Edgar Allen Poe was among the first writers who attempted to make a living out of writing albeit all the hardships he experienced. The Raven was published in 1845 while Poe was still writing for the New York Mirror.
The narrator is tired and weak but still awake in the wee hours of morning reading an ancient book of knowledge. Just when he is about to fall asleep, he is startled by the sound of what he assumes is a visitor knocking. He opens the door to find no one there and starts having disturbing thoughts only for the word Lenore to pass through his mind. He goes back to bed only to hear a louder noise, this time from his room’s window.
He opens the shatters only for a raven to fly in. the raven is rather scruffy in appearance but its presence brings some comical relief to the narrator. He feels privileged to have such a creature in his room and the fact that the raven answers his question of what its name is with the word “Nevermore”, adds to his excitement. He concludes that the raven must have been owned by a disaster prone master, who used the words “nevermore” so often that the raven had them etched into its soul.
Now occupied with the raven, he senses the air has became denser and can smell perfume aroma that makes him think the raven could be Lenore. He suspects the bird is a prophet but accuses it of being evil, but nevertheless a prophet. He begs God to bequeath him with Lenore, but the raven replies “nevermore”. He gets irked by this and chases the bird away but the raven is unshaken and now assumes a kind of demonic demeanor as the narrators hopes are crushed by the raven.
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The Raven was non-didactic poem that has numerous occurrences of alliteration, internal rhyme, repetition, imagery, refrain and hints of onomatopoeia. Written in narrative speech, it begins on a rather depressing note; with the narrator “weak” and “weary”. Alliteration is used here to stress the disposition of Edgar Allen Poe as he wrote this poem.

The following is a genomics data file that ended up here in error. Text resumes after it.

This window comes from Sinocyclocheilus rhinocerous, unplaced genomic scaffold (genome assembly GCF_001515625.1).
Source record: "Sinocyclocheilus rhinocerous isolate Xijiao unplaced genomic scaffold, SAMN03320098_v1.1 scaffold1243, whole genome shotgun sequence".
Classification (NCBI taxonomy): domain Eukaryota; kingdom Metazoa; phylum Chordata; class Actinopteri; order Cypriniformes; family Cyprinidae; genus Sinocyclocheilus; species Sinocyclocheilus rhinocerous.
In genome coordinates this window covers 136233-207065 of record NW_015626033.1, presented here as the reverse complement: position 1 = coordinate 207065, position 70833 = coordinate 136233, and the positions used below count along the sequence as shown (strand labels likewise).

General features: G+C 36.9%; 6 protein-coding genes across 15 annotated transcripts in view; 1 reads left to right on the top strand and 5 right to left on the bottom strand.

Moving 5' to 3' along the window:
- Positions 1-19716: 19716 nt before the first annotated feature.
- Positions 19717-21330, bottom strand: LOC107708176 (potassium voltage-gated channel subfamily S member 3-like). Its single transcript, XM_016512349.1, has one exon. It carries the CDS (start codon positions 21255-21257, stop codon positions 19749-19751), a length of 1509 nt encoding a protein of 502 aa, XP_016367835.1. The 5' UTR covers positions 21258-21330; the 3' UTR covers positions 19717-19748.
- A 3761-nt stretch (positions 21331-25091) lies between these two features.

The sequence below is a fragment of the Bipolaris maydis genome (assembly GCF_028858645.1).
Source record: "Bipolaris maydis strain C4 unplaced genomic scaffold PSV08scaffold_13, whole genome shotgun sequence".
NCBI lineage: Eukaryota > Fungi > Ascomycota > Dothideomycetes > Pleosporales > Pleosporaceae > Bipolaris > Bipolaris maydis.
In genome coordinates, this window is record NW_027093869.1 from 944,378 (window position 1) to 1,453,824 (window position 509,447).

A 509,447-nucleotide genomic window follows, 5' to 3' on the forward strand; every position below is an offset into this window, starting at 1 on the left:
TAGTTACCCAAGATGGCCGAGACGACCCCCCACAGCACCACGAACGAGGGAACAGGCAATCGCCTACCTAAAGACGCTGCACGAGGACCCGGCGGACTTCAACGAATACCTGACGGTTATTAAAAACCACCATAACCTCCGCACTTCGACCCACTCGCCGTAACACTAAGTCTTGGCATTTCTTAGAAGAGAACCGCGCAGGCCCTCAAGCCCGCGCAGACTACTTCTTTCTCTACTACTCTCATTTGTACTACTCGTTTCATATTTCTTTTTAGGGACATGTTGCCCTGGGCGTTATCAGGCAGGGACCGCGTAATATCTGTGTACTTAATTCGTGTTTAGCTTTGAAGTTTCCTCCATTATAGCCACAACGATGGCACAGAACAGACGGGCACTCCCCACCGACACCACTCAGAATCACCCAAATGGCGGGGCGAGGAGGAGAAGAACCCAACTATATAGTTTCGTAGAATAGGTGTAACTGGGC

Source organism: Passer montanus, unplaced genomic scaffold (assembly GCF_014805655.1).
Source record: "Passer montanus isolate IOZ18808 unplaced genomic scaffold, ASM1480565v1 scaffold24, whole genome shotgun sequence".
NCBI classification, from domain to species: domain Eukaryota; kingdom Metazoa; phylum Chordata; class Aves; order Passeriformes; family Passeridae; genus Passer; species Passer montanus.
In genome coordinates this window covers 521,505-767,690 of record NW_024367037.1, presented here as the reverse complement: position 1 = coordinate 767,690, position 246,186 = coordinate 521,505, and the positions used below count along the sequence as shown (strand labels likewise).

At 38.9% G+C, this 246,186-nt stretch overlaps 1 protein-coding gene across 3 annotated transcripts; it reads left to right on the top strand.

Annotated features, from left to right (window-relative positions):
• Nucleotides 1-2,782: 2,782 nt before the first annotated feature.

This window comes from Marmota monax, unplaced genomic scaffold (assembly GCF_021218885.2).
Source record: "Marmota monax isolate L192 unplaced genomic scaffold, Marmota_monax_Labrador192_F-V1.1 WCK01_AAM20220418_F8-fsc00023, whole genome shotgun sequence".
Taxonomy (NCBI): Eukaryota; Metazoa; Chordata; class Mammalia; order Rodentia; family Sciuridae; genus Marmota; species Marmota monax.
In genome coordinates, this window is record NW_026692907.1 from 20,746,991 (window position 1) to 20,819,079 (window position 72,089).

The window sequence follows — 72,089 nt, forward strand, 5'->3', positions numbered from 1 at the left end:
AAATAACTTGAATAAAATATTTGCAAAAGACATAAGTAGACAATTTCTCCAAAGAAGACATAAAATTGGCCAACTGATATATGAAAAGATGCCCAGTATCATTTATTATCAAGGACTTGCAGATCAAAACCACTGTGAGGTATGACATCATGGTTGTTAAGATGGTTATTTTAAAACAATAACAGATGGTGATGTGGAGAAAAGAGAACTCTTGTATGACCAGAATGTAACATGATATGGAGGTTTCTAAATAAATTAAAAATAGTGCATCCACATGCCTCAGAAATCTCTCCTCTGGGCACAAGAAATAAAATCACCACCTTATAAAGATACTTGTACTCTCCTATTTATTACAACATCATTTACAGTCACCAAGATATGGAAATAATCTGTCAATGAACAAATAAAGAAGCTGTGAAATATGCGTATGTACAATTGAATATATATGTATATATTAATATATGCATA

This was at a time when his wife was unsound from a ruptured blood vessel and had contacted tuberculosis. He is yearning for companionship and more so love and going to open the door in the dead of night to show his desperation. His fixation on Lenore is metaphorical thus Lenore is seemingly the ideal woman he has in mind. The poem is reflective of Poe himself who appears to have sought solace in the Bible during hard times as depicted in referring to it as an ancient book of knowledge.
The alleged knock on the door might have been used to identify with his first love Sarah Elmira Royster, to whom he was engaged to while in the University of Virginia in 1826. He reasons that his engagement was rushed and it is symbolized in the poem by the narrator gathering courage and going to open the door at night expecting a visitor at the sound that is obviously not a knock.
The sound itself could be the urgency in which he felt in finding love and the darkness depicting his “blindness” to love at the time. Opening the door and finding no one might mean the desolation he felt when he lost touch with his first love Royster, whom he later realized was married after he dropped out from the University of Virginia in 1827 and hence the whispered word, “Lenore?” meaning where is my ideal woman? (Weekes 22).
In my opinion, the raven is used here to depict his dying wife Virginia Clemm due to a few reasons. First is the loudness of the tapping of the window lattice, which might have been used to describe his exigency to find his ideal woman, Lenore.